Psychological realism is a literary method used to reveal the internal motives or mental narratives of the characters, instead of just telling the story. This technique can be most prominently seen in the dialogue between Tom and Amanda, who as the story progresses, reveal their true nature to one another. Amanda’s son Tom, a worker at a shoe warehouse in Chicago, feels burdened by the responsibility of taking care of the family in response to the abandonment of his father. Because of this, his dreams of exploring the world and becoming a writer are stifled, slowly fading away the longer he takes on the burden. The backstory alone is enough reason for Tom to be angry and irritated with his situation. The way psychological realism takes a role in the play is through the dialogue with his mother, Amanda. Both the characters can be seen quarrelling with one another in each scene, but the quarrel occurs every time the mother tries to stop Tom from “escaping his reality.” Telling Tom to “stop drinking” or “you go to the movies entirely too much!” to “stop smoking,” his coping mechanisms to his sad and stagnant life are all said to wake Tom up to be a better man in her eyes, a man not like his father. Tom’s character is revealed every time he reacts to these phrases, often in an aggressive verbal attack toward his mother, giving insight to the audience that he might not be as emotionally mature or composed as when he had introduced the play in the beginning. As the play progresses and these outbursts occur, we as the audience are left to conclude that Tom really is as selfish and as emotionally immature as his father, him even agreeing with the similarity in scene six exclaiming “I am like my father. A bastard son of a bastard,” who had left for the exact reason Tom wants to leave, to discover a love that apparently isn’t at home. The quarrels reveal true nature in the play, fostering characters to come to conclusions and realizations that they were wary about in the beginning. We as an audience are enthralled by this familiar parent-child quibble and are kept entertained by questioning who side we agree with more, the mother who wanted the best for her son, or the son who wanted to live his dream.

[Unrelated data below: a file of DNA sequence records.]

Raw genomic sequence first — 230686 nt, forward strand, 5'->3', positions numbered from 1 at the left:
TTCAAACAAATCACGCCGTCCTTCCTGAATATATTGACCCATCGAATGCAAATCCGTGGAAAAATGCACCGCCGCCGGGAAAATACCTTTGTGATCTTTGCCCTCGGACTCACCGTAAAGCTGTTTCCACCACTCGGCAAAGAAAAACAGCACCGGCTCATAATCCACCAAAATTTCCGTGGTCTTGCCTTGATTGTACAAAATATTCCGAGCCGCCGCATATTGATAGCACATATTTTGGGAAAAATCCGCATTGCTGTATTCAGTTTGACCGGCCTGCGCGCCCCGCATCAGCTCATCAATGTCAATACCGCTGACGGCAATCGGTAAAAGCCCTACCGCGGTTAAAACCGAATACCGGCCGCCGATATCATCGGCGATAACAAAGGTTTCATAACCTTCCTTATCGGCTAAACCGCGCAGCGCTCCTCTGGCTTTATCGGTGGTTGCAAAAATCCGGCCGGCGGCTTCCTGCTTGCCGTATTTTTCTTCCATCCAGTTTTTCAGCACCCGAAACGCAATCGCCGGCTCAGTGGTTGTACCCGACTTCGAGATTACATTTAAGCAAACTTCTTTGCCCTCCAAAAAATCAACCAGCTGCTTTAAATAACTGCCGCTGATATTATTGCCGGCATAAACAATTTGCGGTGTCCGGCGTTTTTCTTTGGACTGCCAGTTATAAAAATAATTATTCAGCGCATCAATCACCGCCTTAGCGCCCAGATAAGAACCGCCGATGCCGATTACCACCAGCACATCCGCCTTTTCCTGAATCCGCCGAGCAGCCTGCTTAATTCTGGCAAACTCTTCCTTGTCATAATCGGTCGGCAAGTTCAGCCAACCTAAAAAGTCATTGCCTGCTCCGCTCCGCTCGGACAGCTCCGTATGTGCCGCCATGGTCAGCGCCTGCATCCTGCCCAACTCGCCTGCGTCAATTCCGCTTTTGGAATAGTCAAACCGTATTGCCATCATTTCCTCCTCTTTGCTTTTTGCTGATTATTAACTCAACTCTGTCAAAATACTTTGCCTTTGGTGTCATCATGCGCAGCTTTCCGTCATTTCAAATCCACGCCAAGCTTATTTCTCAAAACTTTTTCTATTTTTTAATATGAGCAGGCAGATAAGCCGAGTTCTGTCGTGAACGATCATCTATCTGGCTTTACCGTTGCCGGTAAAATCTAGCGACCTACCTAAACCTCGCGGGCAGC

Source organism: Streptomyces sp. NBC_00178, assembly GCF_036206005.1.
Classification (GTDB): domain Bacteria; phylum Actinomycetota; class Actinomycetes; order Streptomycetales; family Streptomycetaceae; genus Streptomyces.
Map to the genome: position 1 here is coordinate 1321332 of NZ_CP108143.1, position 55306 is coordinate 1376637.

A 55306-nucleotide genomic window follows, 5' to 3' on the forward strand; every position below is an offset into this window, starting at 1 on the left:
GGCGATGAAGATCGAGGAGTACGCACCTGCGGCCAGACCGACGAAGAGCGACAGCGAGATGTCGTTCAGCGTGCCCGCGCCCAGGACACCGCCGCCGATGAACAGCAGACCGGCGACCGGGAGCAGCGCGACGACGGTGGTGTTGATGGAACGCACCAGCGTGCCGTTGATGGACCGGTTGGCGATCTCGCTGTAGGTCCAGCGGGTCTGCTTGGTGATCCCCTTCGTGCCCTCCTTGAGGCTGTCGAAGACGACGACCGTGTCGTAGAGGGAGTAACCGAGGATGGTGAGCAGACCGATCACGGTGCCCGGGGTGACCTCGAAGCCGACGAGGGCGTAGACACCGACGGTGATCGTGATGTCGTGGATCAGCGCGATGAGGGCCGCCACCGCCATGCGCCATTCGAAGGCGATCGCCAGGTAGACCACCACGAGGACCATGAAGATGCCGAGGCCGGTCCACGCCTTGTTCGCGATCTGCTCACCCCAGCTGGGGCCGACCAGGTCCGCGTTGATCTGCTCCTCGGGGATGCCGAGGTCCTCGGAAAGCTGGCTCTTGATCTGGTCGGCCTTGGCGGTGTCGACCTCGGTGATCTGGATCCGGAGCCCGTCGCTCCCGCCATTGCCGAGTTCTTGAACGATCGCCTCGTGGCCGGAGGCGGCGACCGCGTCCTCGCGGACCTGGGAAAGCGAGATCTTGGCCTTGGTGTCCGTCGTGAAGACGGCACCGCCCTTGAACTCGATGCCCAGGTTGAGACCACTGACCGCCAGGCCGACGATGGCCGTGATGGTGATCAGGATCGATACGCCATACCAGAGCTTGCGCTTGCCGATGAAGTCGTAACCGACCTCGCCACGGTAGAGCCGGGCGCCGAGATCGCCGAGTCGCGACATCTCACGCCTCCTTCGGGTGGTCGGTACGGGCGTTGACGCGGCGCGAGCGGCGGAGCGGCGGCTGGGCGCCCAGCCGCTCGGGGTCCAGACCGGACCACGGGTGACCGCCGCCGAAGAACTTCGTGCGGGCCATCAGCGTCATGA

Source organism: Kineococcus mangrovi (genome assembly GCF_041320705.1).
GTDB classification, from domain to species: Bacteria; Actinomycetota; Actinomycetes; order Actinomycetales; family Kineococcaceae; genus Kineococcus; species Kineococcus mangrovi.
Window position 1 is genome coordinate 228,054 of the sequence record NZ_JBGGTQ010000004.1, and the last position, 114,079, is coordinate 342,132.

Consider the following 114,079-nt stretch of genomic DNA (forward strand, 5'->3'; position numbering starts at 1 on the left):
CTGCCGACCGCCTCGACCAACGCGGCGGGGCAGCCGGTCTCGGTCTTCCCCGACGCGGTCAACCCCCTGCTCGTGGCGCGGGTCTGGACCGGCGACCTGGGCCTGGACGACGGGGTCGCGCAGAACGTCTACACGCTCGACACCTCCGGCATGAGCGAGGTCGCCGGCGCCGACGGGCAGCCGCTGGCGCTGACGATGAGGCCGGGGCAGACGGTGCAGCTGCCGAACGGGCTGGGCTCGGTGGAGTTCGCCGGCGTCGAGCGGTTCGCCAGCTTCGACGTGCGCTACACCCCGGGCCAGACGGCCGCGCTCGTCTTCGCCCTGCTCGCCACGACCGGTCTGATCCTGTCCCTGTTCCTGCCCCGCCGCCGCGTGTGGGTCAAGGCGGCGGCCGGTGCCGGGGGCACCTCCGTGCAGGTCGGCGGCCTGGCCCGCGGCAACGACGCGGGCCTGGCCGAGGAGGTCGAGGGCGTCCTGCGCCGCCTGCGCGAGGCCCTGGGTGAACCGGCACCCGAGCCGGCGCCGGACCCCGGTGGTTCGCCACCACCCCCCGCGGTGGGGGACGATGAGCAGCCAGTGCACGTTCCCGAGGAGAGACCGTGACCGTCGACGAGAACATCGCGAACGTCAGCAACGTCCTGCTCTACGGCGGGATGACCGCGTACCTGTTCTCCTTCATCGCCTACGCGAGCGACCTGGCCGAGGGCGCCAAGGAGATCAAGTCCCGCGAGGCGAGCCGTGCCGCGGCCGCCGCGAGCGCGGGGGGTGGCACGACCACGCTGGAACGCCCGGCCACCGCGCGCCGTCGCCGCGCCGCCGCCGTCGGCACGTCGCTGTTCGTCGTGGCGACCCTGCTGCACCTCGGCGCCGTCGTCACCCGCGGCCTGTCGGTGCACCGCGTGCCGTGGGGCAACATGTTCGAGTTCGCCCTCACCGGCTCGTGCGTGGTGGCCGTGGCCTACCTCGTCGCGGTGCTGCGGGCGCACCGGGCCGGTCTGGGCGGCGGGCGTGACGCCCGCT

Lastly, light fixatures help to bring out the emotion of the audience in their own personal way. The setting of the play was in the Wingfield modest apartment in Chicago, the most symbolic area being the fire escape patio. For Tom, the fire escape patio was ironically a place he went to mentally escape from the harshness of his actual life. He often went out to smoke or leave to go to the movies. Every character had their own symbolic escape from reality. From Tom’s patio and Amanda’s stories to Laura’s glass collectibles, every symbol of imagination was illuminated and highlighted by lighting. The lighting of the play alludes to the audience that it is not realistic, thus initiating the feeling that when the lights are dim, something unrealistic or imaginative was occurring, and when shafts of contrasting lights were used, reality set in. For example, Amanda in scene three. The stage, which is usually dimly lit to symbolize the fantasies of the memory, allows a spotlight to be placed on her, whilst she is on the phone working. This differentiates the real from the unrealistic and uncertain. The real and factual being Amanda working, because Tom knew what she would act or say, to the uncertain being the background, completely irrelevant to his memory and therefore unrealistic. The lighting of the play is always dim to represent the illusion of their unspoken dreams and expectations, but the breaks of spotlight help to highlights the truths and realities within their illusion which help the audience differ what is actual to what is Tom’s biased memory of what occurred. He warns at the beginning of the play that some people serve illusions as truth, and he will serve you truths in illusions, foreshadowing that the events were not credibly actual, but the sentiments were vivid and true. The audience are once again enthralled to the play by its technique, that employs them to choose whether to resonate with the characters based of the illusions or the sentimental truths of the play.
In conclusion, The Glass Menagerie, is a play that portrays the clash of illusion and reality, abandonment, and the will to escape. It is a quiet play that screams the internal misery of its characters, ergo resonating with a vast majority of its audience, reminding us of our never-ending internal battle in becoming a realist or a dreamer. A play that even today lingers in many minds.